During discussions in Parliament a number of alternative options were tabled with some aimed at finding a middle ground. These included one proposal to adopt the Commission’s approach on a mandatory basis and to complement it with a voluntary labelling component for manufacturing companies. Under that hybrid system, all raw materials entering the EU would have been captured by the due diligence obligations except those produced within the 28-nation bloc, while minerals entering as components of part or final products would have flown under the radar. Besides these potentially discriminatory and inefficiency aspects, there were great concerns that the system would create the opposite of a level playing field by singling out the 21 European smelters and refiners importing raw materials out of 450 globally, creating further incentives for European manufacturers to source from the non-European metals industry and to outsource their practices to import part-products instead. There was also a concern of subjecting human rights abuses as grave as those associated with armed conflict to a consumer-choice label.
By turning this the other way around and imposing obligations on all supply chain actors, the current Parliamentary proposal is expected to create a multiplier effect, whereby the non-European parts of the supply chain will be affected due to market pressure within the EU, giving security to both producers and consumers. The final Parliament outcome, however, is not particularly detailed regarding the obligations for downstream companies. Yet the text suggests that it is meant to apply to all European and non-European companies that first place products containing the covered minerals –for the moment tin, tantalum, tungsten, and gold – on the market, irrespective of their form. The draft law expects that these downstream companies would conduct due diligence by establishing an internal management system, identifying and mitigating the risk to be sourcing metals from a non-responsible smelter or refiner– based on a list of responsible smelters and refiners, audits, and other information – which may be done collectively through industry schemes. Finally, the Parliament’s proposal includes an obligation for public disclosure on company websites and in management reports, where available. All of these obligations would come in different degrees of strength to be “appropriate for a company’s individual circumstance, including its size, role and position in the supply chain.”
The system does not, however, foresee product tracking, labelling, or a certification mechanism for downstream companies under which companies are shown to be compliant. Enforcement relies instead on public disclosure and on ordinary non-compliance sanctions available under national civil and criminal law. This includes, in particular, sanctions for cases of fraudulent reporting or omissions and negligence in due diligence as they apply to other due diligence systems such as those on anti-money laundering in the finance sector.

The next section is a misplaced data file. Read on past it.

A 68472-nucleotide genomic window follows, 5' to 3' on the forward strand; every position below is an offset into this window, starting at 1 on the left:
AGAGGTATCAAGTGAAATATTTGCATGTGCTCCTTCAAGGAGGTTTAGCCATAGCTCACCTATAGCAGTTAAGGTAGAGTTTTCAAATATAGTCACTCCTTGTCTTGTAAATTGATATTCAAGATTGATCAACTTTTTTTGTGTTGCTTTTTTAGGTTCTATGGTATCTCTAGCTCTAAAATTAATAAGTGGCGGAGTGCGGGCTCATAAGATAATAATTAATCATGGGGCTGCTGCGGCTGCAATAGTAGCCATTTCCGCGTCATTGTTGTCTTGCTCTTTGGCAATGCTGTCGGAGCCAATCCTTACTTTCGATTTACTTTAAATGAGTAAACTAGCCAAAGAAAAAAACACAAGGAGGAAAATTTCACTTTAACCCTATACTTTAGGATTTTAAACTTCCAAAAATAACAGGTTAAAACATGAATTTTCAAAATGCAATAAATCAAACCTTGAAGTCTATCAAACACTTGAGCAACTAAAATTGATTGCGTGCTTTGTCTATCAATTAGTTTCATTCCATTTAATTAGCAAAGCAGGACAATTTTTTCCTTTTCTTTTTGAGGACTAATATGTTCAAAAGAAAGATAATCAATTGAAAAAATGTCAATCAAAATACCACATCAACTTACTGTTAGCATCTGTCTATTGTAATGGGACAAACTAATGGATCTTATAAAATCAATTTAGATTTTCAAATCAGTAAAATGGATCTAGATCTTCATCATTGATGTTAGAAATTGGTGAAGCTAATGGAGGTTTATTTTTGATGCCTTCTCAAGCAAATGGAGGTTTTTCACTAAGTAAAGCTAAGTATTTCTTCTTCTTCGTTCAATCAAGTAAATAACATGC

In accordance with practice under other EU regulations, for instance in the areas of food and health standards, EU member states would be free to request domestic companies to register with local chambers of commerce or local authorities for the purpose of being included in a general register of qualifying entities. This would also aid random checks by authorities. On the other hand, foreign importers who fall within the scope of such regulation could register with the customs authorities, thereby declaring that they fall within the scope and will comply with the due diligence and public reporting requirements. No further action by the customs authority, however, would be expected as there is no product and hence import-component in the law.
Lessons for other sectors
Public discussions in Parliament indicate that two main convictions informed the outcome. First, the notion that each economic actor should not only be required, but should be able to participate and that such holistic action requires common but differentiated responsibilities tailored to a company’s size. There was a clear fear that a voluntary system would create inefficiencies working in favour of large companies subject to stronger market pressure, while small-and-medium sized enterprises would be excluded for cost reasons. The key word is now “burden sharing.”
Second, the concept that a system must be about addressing risks and generating change, but should not be blacklisting certain regions or industries or expecting full guarantees. The aim is to incentivise more responsible trade and not to ban trade that risks being irresponsible. Especially in the context of trade from conflict-affected and high-risk areas and in industries relying on artisanal miners, this is crucial, as international regulation should incentivise responsible purchasing that helps rebuild local economies. The aim should not be to “de-risk,” and have industries pull out from the region to purchase elsewhere, thereby destroying legitimate income opportunities. Risk-based due diligence can generate such change in supply chains by making a more responsible standard the norm, while avoiding shock situations that are usually created by trade bans. In order to achieve this, it is crucial that the gradual and evolving nature of due diligence is fully understood, and that it is not turned into a black-and-white labelling or certification system inserted.
Similar, if not identical, convictions should drive efforts in other areas and for other risks. Risk-based due diligence has the potential to properly address labour rights, environmental protection, carbon footprints, and many other challenges as it is based on the idea of addressing the most frequent risks and doing so in a joint, harmonised way while keeping the responsibility within individual companies. This holds true for the ongoing process of developing guidance for the apparel industry on the basis of the five-step due diligence framework, as well as for ongoing discussions to develop a specific supplement to the OECD Due Diligence Guidance regarding precious stones.
The views expressed in this article are the views of the author alone.
Marie Wilke, Associate Lawyer, WTI Advisors; Advising a multi-stakeholder client on EU conflict minerals regulation
[Ref 1] See the Zimbabwe Campaign of Global Witness. In response to the KPCS’ reaction to the Marange human rights violations, Global Witness resigned as one of the two formal Civil Society Observers to the KPSC in 2011.
[Ref2] Bloomberg, “Smugglers Defy Conflict-Diamonds Ban in Central African Republic”, March 23 2015.